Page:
A glow-in-the-dark dye be the next advancement in energy storage technology, say scientists at the University at Buffalo. They have fingered a fluorescent dye called boron-dipyrromethene as an ideal material for stockpiling energy in rechargeable, liquid-based batteries that could one day power cars and homes.
Boron-dipyrromethene (BODIPY) shines brightly in the dark under a black light, but the features that facilitate energy storage are less visible.
According to new research, the dye has unusual chemical properties that enable it to excel at two key tasks: storing electrons and participating in electron transfer. Batteries must perform these functions to save and deliver energy, and BODIPY is very good at them.
Redox Flow Batteries
In experiments, a BODIPY-based test battery operated efficiently and with longevity, running well after researchers drained and recharged it 100 times.
Lead researcher Timothy Cook, PhD, an assistant professor of chemistry in the University at Buffalo College of Arts and Sciences, said:
BODIPY is a promising material for a liquid-based battery called a “redox flow battery.”
These fluid-filled power cells present several advantages over those made from conventional materials.
Lithium-ion batteries, for example, are risky in that they can catch fire if they break open, Cook says. The dye-based batteries would not have this problem; if they ruptured, they would simply leak, he says.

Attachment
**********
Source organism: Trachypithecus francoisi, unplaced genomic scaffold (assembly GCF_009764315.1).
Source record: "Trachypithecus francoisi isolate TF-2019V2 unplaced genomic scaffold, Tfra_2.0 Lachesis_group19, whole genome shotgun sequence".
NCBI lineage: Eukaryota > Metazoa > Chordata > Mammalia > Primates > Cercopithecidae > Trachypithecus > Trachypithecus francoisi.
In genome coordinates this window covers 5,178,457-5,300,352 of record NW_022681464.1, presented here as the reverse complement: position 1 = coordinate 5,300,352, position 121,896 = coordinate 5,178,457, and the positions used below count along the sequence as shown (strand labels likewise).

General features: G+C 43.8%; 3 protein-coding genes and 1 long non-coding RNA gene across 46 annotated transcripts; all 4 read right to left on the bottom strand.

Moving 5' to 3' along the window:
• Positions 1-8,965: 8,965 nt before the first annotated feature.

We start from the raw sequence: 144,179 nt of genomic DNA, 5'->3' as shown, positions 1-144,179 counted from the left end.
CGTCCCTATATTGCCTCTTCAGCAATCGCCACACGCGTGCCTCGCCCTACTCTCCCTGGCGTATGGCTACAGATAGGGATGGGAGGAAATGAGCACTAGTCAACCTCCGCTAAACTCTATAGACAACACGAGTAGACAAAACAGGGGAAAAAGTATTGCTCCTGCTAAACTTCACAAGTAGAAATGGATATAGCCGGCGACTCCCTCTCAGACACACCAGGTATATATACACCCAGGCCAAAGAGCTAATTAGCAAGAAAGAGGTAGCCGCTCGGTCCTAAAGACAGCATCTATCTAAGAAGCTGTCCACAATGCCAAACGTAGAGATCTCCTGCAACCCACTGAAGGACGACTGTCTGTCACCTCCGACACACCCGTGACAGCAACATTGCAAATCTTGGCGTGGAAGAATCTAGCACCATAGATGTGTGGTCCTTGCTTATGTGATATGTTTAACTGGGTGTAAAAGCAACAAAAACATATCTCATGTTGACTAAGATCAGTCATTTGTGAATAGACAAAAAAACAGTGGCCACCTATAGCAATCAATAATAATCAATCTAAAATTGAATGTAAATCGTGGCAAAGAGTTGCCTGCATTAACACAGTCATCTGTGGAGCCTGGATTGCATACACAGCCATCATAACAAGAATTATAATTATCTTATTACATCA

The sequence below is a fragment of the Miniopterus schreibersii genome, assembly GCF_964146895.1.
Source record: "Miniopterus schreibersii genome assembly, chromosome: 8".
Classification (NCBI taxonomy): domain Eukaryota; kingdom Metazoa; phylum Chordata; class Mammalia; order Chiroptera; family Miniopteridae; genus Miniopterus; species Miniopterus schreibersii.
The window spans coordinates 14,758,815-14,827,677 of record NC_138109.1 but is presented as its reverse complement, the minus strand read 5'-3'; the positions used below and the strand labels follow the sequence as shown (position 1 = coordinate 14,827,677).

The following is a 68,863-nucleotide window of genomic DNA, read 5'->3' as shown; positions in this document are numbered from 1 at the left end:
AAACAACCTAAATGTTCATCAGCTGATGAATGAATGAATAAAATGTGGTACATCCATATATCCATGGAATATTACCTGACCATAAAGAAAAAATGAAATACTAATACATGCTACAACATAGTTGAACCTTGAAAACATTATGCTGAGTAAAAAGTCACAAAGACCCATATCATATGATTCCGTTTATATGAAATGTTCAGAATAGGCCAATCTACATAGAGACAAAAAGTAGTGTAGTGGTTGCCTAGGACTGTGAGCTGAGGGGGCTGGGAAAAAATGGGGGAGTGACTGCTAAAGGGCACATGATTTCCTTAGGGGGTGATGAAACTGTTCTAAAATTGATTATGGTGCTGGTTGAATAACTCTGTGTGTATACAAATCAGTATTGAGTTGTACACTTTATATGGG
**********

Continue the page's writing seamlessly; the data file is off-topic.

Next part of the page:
[caption id="attachment_4020” align="aligncenter” width="680”] To make the dye solution used in the test battery, the research team mixed dark red BODIPY crystals (right) into a clear solvent called acetonitrile (left). Credit: Douglas Levere[/caption]
Redox flow batteries can also be easily enlarged to store more energy, enough to allow a homeowner to power a solar house overnight, for instance, or to enable a utility company to stockpile wind energy for peak usage times. This matters because scaling up has been a challenge for many other proposed battery technologies.
How A Boron-dipyrromethene Battery Works
Redox flow batteries consist of two tanks of fluids separated by various barriers.
When the battery is being used, electrons are harvested from one tank and moved to the other, generating an electric current that—in theory—could power devices as small as a flashlight or as big as a house.
To recharge the battery, you would use a solar, wind or other energy source to force the electrons back into the original tank, where they would be available to do their job again.
[caption id="attachment_4021” align="aligncenter” width="680”] First author Anjula M. Kosswattaarachchi, a UB PhD student in chemistry, holds a volumetric flask containing BODIPY dye. Credit: Douglas Levere[/caption]
A redox flow battery’s effectiveness depends on the chemical properties of the fluids in each tank.
In experiments, Cook’s team filled both tanks of a redox flow battery with the same solution: a powdered BODIPY dye called PM 567 dissolved in liquid.
Within this cocktail, the BODIPY compounds displayed a notable quality.
They were able to give up and receive an electron without degrading as many other chemicals do. This trait enabled the dye to store electrons and facilitate their transfer between the battery’s two ends during repeated cycles—100—of charging and draining.
Based on the experiments, scientists also predict that BODIPY batteries would be powerful enough to be useful to society, generating an estimated 2.3 volts of electricity.
The study focused on PM 567, different varieties of BODIPY share chemical properties, so it’s likely that other BOPIDY dyes would also make good energy storage candidates, Cook says.
Top Image: A glowing solution of BODIPY dye under a black light. Credit: Douglas Levere
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